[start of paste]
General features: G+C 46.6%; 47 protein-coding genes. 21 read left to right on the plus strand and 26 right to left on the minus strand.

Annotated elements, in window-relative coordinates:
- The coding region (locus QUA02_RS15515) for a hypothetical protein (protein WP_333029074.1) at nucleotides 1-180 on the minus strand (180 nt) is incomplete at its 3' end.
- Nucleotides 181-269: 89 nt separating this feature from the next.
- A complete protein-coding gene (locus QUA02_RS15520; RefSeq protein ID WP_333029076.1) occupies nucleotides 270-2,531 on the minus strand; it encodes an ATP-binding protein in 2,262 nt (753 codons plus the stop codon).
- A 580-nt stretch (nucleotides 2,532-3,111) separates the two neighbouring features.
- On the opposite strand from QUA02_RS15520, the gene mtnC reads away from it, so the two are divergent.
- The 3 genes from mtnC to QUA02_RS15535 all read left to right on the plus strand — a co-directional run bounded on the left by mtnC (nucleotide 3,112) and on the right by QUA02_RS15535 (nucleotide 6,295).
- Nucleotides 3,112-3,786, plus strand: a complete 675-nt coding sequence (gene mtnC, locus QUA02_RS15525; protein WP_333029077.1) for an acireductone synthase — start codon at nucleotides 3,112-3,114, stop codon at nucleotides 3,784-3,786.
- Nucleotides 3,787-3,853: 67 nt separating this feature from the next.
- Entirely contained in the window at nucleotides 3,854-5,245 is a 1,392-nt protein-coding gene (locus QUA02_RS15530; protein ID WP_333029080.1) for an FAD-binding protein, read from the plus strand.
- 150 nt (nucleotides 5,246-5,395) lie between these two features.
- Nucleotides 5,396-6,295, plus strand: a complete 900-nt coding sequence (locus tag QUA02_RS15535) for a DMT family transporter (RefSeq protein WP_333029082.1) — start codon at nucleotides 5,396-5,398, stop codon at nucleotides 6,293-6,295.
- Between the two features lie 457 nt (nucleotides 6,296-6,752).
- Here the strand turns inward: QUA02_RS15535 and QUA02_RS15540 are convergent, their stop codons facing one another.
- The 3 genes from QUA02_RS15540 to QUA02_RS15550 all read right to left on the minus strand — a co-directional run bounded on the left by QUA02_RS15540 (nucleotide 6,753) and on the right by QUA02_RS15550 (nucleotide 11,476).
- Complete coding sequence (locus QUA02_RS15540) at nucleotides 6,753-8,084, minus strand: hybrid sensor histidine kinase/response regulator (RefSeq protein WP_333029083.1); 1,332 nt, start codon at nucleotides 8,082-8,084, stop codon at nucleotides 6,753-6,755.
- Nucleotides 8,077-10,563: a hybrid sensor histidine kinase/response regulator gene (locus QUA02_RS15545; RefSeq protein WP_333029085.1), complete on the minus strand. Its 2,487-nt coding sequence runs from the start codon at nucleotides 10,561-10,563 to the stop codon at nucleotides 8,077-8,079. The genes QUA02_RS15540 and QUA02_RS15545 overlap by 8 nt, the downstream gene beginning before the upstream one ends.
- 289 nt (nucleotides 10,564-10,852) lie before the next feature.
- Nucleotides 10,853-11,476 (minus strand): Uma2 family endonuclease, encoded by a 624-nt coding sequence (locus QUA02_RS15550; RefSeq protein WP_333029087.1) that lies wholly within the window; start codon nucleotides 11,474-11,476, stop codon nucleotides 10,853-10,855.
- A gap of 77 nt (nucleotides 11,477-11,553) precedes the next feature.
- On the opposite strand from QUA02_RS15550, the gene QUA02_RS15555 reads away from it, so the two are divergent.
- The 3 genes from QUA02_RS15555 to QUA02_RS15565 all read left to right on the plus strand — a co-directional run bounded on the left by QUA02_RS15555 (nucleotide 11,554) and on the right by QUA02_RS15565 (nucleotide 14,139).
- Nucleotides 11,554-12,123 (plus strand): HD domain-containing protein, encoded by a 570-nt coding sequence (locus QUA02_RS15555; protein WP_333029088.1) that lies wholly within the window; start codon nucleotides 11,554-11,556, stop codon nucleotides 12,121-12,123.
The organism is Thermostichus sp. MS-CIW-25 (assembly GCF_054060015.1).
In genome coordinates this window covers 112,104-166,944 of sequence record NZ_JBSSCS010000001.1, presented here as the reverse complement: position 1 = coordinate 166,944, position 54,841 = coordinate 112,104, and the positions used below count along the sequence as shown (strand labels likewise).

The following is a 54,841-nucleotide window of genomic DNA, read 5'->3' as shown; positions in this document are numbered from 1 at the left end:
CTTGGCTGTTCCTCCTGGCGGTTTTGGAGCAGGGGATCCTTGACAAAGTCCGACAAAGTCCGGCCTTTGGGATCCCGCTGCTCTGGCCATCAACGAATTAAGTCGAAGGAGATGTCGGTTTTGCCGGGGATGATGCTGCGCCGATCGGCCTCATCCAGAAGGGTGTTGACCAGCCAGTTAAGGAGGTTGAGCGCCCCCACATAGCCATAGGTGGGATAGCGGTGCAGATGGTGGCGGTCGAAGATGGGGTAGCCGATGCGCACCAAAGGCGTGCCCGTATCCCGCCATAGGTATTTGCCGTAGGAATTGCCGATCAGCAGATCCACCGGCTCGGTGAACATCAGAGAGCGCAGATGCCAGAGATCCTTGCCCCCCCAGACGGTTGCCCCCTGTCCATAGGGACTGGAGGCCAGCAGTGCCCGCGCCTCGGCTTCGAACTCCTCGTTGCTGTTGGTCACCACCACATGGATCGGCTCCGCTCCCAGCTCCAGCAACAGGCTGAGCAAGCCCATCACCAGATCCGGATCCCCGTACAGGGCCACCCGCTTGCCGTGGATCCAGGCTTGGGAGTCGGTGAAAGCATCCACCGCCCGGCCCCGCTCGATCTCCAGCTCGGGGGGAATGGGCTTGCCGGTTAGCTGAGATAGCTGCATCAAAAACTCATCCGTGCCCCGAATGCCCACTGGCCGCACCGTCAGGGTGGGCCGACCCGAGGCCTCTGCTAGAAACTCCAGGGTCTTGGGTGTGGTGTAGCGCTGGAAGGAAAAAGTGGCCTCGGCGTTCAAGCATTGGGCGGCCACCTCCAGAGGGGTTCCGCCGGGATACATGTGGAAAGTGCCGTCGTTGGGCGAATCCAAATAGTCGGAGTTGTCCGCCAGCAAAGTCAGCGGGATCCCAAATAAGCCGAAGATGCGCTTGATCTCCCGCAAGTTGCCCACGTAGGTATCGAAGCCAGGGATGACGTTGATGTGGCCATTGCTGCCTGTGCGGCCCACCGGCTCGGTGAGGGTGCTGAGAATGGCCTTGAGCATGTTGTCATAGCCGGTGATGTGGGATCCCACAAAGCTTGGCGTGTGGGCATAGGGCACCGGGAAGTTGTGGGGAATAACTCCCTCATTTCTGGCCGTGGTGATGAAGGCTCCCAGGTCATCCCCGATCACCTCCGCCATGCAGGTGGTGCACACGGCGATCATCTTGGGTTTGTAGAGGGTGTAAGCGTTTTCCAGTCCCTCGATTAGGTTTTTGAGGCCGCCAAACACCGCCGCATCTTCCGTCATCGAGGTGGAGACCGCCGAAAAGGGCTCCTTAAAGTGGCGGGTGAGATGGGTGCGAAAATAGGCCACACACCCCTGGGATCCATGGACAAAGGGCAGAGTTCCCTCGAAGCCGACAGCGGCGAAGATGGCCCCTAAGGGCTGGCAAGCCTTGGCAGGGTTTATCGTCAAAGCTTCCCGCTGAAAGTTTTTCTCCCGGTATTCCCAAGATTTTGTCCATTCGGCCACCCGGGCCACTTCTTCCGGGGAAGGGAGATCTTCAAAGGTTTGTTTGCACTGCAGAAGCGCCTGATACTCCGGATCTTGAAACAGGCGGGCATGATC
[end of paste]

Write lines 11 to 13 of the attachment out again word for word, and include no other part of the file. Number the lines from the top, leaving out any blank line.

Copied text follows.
- Entirely contained in the window at nucleotides 3,854-5,245 is a 1,392-nt protein-coding gene (locus QUA02_RS15530; protein ID WP_333029080.1) for an FAD-binding protein, read from the plus strand.
- 150 nt (nucleotides 5,246-5,395) lie between these two features.
- Nucleotides 5,396-6,295, plus strand: a complete 900-nt coding sequence (locus tag QUA02_RS15535) for a DMT family transporter (RefSeq protein WP_333029082.1) — start codon at nucleotides 5,396-5,398, stop codon at nucleotides 6,293-6,295.